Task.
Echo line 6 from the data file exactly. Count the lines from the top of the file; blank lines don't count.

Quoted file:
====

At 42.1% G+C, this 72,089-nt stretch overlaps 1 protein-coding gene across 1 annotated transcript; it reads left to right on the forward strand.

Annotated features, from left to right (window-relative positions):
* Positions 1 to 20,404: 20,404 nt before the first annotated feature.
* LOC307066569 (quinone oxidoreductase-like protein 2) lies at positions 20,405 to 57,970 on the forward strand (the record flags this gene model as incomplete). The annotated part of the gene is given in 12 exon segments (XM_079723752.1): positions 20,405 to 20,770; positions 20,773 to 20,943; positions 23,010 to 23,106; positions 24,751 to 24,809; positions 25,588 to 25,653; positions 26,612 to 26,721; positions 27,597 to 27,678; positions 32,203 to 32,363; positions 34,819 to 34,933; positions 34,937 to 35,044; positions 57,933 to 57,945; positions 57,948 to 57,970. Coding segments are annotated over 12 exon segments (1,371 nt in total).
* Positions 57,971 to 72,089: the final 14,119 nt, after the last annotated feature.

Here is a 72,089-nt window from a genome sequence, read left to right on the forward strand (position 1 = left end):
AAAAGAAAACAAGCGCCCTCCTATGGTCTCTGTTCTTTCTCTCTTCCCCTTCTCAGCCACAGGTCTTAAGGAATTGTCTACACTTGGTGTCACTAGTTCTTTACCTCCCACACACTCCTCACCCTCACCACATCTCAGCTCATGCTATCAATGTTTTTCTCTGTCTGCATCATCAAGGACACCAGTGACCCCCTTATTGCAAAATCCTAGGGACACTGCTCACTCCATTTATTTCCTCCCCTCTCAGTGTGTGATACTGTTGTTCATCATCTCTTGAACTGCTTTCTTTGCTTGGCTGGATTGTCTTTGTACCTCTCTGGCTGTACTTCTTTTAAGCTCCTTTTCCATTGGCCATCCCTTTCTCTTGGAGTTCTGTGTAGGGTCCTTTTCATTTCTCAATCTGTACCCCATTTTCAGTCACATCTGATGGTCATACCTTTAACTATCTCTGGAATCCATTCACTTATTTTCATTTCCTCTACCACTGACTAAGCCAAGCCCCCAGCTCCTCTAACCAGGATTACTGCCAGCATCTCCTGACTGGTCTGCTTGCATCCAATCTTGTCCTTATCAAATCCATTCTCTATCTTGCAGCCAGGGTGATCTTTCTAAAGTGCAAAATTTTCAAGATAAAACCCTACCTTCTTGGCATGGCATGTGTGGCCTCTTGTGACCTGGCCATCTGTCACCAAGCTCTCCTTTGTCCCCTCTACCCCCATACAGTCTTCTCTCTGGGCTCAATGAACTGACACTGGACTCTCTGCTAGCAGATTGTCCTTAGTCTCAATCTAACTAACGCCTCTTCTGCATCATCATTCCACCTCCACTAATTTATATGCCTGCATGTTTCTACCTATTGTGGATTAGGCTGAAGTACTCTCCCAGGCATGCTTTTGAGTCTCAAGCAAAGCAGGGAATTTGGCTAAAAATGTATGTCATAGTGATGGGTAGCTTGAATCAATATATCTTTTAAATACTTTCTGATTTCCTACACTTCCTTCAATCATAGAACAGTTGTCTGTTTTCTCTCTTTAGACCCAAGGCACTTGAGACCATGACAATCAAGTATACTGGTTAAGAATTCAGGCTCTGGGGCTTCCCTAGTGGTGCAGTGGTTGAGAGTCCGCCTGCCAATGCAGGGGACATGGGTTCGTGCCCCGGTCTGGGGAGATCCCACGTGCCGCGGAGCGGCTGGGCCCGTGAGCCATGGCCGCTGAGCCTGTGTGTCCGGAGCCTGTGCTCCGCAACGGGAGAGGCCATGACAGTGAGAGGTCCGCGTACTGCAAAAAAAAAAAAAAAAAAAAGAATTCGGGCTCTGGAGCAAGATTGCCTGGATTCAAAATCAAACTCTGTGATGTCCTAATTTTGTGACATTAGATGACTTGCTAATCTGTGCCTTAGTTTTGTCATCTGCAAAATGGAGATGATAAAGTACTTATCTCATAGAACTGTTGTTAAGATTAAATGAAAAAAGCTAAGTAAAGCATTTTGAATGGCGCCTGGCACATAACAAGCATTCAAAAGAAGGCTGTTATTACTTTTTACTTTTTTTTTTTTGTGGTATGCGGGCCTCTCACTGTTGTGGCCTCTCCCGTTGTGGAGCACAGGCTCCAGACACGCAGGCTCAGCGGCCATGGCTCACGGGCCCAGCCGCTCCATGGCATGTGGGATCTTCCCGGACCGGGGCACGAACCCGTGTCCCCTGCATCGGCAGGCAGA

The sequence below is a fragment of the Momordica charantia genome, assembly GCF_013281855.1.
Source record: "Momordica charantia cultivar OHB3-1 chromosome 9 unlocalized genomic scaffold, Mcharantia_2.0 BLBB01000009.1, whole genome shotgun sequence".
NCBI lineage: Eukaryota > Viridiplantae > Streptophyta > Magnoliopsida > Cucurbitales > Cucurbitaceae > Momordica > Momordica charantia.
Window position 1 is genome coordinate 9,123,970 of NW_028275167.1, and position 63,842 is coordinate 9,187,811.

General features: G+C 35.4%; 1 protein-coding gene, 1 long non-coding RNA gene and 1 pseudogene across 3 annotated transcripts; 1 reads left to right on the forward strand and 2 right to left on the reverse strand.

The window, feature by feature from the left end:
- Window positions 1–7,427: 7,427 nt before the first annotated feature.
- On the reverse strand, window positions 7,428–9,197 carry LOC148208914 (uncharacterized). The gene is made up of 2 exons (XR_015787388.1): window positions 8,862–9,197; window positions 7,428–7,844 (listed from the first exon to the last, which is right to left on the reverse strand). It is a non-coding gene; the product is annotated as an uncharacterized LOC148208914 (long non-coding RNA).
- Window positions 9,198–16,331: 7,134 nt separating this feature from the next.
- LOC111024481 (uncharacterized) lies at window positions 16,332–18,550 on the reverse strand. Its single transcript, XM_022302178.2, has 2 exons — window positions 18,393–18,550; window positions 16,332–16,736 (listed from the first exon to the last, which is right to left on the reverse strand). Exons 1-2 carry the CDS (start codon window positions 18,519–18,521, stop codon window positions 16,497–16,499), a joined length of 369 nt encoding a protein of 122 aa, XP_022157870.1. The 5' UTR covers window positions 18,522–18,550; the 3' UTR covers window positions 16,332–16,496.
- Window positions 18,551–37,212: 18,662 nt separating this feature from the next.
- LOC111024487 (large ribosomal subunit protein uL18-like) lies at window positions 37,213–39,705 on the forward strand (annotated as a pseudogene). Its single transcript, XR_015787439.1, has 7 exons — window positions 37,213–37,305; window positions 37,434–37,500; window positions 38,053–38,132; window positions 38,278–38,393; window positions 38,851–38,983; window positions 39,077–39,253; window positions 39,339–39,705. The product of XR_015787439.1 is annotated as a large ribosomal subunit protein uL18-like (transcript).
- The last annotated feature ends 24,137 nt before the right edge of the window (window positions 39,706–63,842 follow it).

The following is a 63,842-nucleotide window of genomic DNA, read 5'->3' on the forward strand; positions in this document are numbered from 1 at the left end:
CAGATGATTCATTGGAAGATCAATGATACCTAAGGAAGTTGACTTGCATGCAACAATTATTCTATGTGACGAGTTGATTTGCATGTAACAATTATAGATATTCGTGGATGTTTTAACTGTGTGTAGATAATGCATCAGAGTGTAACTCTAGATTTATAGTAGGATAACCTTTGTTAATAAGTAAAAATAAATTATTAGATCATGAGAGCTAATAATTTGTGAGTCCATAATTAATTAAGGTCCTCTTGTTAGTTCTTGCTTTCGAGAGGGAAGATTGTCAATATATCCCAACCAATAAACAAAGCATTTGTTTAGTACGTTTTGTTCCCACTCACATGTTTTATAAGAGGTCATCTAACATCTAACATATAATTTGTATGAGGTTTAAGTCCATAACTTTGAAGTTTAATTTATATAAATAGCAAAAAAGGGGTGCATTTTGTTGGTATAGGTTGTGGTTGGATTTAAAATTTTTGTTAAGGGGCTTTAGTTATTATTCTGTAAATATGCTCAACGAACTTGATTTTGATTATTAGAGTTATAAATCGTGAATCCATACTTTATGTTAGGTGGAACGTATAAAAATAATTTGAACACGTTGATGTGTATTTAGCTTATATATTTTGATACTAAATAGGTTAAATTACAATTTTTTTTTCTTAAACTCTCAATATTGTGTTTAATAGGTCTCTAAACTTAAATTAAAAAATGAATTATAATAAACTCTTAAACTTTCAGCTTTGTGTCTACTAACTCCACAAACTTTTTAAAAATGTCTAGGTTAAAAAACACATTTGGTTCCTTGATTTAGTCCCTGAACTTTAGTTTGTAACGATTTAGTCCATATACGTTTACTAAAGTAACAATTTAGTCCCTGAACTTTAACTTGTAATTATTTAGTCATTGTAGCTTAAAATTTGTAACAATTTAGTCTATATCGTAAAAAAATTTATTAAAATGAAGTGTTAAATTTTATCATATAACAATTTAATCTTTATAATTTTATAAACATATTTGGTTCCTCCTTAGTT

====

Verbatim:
Here is a 72,089-nt window from a genome sequence, read left to right on the forward strand (position 1 = left end):